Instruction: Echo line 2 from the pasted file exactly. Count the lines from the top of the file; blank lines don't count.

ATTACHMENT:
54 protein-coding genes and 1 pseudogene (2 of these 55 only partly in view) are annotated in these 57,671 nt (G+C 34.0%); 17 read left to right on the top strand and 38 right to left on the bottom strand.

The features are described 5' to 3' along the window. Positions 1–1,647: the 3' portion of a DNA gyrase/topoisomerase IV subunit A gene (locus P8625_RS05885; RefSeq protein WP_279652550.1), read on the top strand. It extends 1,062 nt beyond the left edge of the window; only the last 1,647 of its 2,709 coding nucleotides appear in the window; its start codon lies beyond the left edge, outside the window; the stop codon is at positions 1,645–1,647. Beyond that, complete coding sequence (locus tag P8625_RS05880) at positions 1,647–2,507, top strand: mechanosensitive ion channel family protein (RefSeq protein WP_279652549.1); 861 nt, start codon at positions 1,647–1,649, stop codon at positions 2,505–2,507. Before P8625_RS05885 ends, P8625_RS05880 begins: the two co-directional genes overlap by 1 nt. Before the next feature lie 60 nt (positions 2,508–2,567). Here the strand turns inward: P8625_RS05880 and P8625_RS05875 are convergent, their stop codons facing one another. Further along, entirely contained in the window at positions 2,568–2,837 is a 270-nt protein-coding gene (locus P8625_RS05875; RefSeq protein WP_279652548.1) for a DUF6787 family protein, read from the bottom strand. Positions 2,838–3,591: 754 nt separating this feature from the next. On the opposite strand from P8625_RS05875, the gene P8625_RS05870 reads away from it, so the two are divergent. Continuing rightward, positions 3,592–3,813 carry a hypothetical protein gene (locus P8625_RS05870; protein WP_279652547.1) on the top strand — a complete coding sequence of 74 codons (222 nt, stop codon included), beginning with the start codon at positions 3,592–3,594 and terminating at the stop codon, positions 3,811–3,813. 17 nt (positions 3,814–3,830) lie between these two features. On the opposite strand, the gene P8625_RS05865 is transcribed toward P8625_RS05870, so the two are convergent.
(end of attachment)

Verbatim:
The features are described 5' to 3' along the window. Positions 1–1,647: the 3' portion of a DNA gyrase/topoisomerase IV subunit A gene (locus P8625_RS05885; RefSeq protein WP_279652550.1), read on the top strand. It extends 1,062 nt beyond the left edge of the window; only the last 1,647 of its 2,709 coding nucleotides appear in the window; its start codon lies beyond the left edge, outside the window; the stop codon is at positions 1,645–1,647. Beyond that, complete coding sequence (locus tag P8625_RS05880) at positions 1,647–2,507, top strand: mechanosensitive ion channel family protein (RefSeq protein WP_279652549.1); 861 nt, start codon at positions 1,647–1,649, stop codon at positions 2,505–2,507. Before P8625_RS05885 ends, P8625_RS05880 begins: the two co-directional genes overlap by 1 nt. Before the next feature lie 60 nt (positions 2,508–2,567). Here the strand turns inward: P8625_RS05880 and P8625_RS05875 are convergent, their stop codons facing one another. Further along, entirely contained in the window at positions 2,568–2,837 is a 270-nt protein-coding gene (locus P8625_RS05875; RefSeq protein WP_279652548.1) for a DUF6787 family protein, read from the bottom strand. Positions 2,838–3,591: 754 nt separating this feature from the next. On the opposite strand from P8625_RS05875, the gene P8625_RS05870 reads away from it, so the two are divergent. Continuing rightward, positions 3,592–3,813 carry a hypothetical protein gene (locus P8625_RS05870; protein WP_279652547.1) on the top strand — a complete coding sequence of 74 codons (222 nt, stop codon included), beginning with the start codon at positions 3,592–3,594 and terminating at the stop codon, positions 3,811–3,813. 17 nt (positions 3,814–3,830) lie between these two features. On the opposite strand, the gene P8625_RS05865 is transcribed toward P8625_RS05870, so the two are convergent.